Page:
File: c:/ddc/Angel/BestIntentions/Economy.html
Date: Tue Sep 25 22:08:45 2007
      Thu Jun 05 13:28:54 2008
      Tue Jan 12 20:56:09 2010
(C) OntoOO/ Dennis de Champeaux


Stretch Limo - Model 2

Growth for the sake of growth is the ideology of the cancer cell.
(Edward Abbey)

Illegal aliens: the conservatives love their cheap labor; the liberals love their cheap cause.
(Edward Abbey)

"Sustainable development", a modern oxymoron.

What you earn, is a function of what you can learn.
(Bill Clinton)


Lets summarize what we have obtained thus far by looking into two sectors of the economy: public education and healthcare. They share that producer-consumer financial transactions are absent. Taxes and/or employers are paying for these services. As a result there are no market pressures to improve productivity and quality. We have encountered also two main processes that these two sectors have impacted during a century:
- Relentless population increases, and
- Enduring (phenotypic) IQ increases which are slowly reversing due to genotypic IQ declines.

Populations in welfare states have very slowly - during a century - become accustomed to 'free' public education and 'free/ subsidized' healthcare to the point that they would not be able to pay for these themselves. This is fine from the perspective of the citizens but is worrisome from the perspective of a nation's economic processes.

In this chapter, we will argue that the economies of nations are way more dysfunctional than has been acknowledged thus far.

Measuring the status quo and the trend

Individuals typically understand the difference between income and expenditures and that the former better be larger than the latter. They understand also net-worth as the difference between assets and debts, and again the former better be larger than the latter.

Companies explain yearly whether they made a profit or a loss dependent on whether their income surpassed their costs. And again their balance sheets captures their equity as the difference between their assets and debts.

One would think that the same type of bookkeeping would be done by nations to keep track of a nation's financial health and especially of the yearly trend. It is not done: neither income/expense accounting, nor assets/debts accounting. A government does keep track of the government's outstanding debts but instead we are after the condition and trends of a nation. Below we describe two metrics for characterizing a nation's financial situation, critique them and sketch a - we claim - better alternative - for our aim.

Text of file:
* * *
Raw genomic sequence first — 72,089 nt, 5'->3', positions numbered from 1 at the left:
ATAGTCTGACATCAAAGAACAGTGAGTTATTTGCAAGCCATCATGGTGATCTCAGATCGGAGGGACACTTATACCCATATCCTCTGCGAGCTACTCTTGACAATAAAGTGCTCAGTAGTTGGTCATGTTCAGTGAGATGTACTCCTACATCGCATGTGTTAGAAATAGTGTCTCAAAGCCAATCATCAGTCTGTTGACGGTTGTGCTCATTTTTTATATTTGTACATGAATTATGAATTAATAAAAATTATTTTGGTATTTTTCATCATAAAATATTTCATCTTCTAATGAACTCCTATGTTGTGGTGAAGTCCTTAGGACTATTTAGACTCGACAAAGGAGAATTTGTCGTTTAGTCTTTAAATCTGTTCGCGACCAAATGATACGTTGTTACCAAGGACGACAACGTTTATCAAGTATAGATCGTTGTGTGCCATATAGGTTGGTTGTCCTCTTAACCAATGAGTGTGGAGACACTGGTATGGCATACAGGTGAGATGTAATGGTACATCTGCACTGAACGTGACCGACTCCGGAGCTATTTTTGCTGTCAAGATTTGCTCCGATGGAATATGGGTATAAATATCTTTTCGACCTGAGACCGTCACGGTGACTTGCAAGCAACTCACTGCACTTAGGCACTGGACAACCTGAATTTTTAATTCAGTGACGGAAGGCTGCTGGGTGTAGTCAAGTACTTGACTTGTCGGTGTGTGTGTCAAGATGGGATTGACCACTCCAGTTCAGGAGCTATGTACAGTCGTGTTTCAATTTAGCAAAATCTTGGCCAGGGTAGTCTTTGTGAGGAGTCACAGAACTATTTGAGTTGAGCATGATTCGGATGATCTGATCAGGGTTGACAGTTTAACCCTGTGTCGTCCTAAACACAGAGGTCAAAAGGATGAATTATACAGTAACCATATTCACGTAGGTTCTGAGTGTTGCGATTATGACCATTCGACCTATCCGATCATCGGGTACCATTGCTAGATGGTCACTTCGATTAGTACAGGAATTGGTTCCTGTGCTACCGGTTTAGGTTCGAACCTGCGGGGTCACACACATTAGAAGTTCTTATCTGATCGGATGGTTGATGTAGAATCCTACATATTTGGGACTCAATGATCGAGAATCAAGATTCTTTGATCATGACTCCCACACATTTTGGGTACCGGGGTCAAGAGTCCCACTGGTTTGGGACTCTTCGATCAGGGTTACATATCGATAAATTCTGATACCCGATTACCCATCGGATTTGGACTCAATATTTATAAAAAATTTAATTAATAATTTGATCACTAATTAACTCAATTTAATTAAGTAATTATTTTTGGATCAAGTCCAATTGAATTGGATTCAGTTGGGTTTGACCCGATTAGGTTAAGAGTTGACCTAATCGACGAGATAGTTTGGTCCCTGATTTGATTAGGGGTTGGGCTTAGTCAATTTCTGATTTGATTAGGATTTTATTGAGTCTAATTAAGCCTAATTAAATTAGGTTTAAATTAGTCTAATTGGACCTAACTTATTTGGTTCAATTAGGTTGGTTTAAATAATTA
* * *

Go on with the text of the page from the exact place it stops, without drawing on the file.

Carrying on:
The Gross Domestic Product (GDP), and its close variants, is the traditional way to keep track of a nation's economy. It consists roughly of simply adding up all sectors and is defined more precisely as:
GDP = consumption + investment +
            (government spending) +
            (exports - imports)
GDP can be used as a coarse metric to compare different nations and to compare short term up and down trends in a nation's economic activities. However, as observed and critiqued by many, the GDP metric has serious flaws. For example [GDP] observes:
GDP counts work that produces no net change or that results from repairing harm. For example, rebuilding after a natural disaster or war may produce a considerable amount of economic activity and thus boost GDP, but it would have been far better if the disaster had never occurred in the first place.
A 'fine' example is the destruction in 1900 of Galveston, Texas, by a hurricane. Deaths are estimated around 8000, while the city was obliterated. Most worrisome, however, is that we have not learned from this disaster. The whole Gulf coast, Florida included, has been further developed and nearly every year since then we have major disasters that perversely 'enhance' GDP because we have to fix the damages and bury the deaths.